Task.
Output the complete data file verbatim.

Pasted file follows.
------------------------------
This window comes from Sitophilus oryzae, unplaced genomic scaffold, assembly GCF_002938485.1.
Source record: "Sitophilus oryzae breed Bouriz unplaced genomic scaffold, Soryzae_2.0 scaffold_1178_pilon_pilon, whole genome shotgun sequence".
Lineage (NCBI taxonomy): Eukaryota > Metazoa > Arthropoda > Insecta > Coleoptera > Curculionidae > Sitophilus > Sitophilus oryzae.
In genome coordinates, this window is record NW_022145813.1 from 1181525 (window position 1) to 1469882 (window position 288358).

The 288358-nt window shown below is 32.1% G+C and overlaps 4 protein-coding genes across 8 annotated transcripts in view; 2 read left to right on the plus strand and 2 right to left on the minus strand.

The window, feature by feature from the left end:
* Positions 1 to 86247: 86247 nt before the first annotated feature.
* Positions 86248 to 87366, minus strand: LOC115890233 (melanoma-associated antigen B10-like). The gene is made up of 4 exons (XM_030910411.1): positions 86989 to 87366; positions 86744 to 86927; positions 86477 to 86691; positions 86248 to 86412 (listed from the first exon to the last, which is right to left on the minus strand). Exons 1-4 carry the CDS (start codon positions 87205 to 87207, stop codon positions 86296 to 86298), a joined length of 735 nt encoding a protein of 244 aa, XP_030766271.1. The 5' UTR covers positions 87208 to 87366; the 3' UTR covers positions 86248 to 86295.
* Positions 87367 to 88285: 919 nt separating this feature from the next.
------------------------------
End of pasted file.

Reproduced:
This window comes from Sitophilus oryzae, unplaced genomic scaffold, assembly GCF_002938485.1.
Source record: "Sitophilus oryzae breed Bouriz unplaced genomic scaffold, Soryzae_2.0 scaffold_1178_pilon_pilon, whole genome shotgun sequence".
Lineage (NCBI taxonomy): Eukaryota > Metazoa > Arthropoda > Insecta > Coleoptera > Curculionidae > Sitophilus > Sitophilus oryzae.
In genome coordinates, this window is record NW_022145813.1 from 1181525 (window position 1) to 1469882 (window position 288358).

The 288358-nt window shown below is 32.1% G+C and overlaps 4 protein-coding genes across 8 annotated transcripts in view; 2 read left to right on the plus strand and 2 right to left on the minus strand.

The window, feature by feature from the left end:
* Positions 1 to 86247: 86247 nt before the first annotated feature.
* Positions 86248 to 87366, minus strand: LOC115890233 (melanoma-associated antigen B10-like). The gene is made up of 4 exons (XM_030910411.1): positions 86989 to 87366; positions 86744 to 86927; positions 86477 to 86691; positions 86248 to 86412 (listed from the first exon to the last, which is right to left on the minus strand). Exons 1-4 carry the CDS (start codon positions 87205 to 87207, stop codon positions 86296 to 86298), a joined length of 735 nt encoding a protein of 244 aa, XP_030766271.1. The 5' UTR covers positions 87208 to 87366; the 3' UTR covers positions 86248 to 86295.
* Positions 87367 to 88285: 919 nt separating this feature from the next.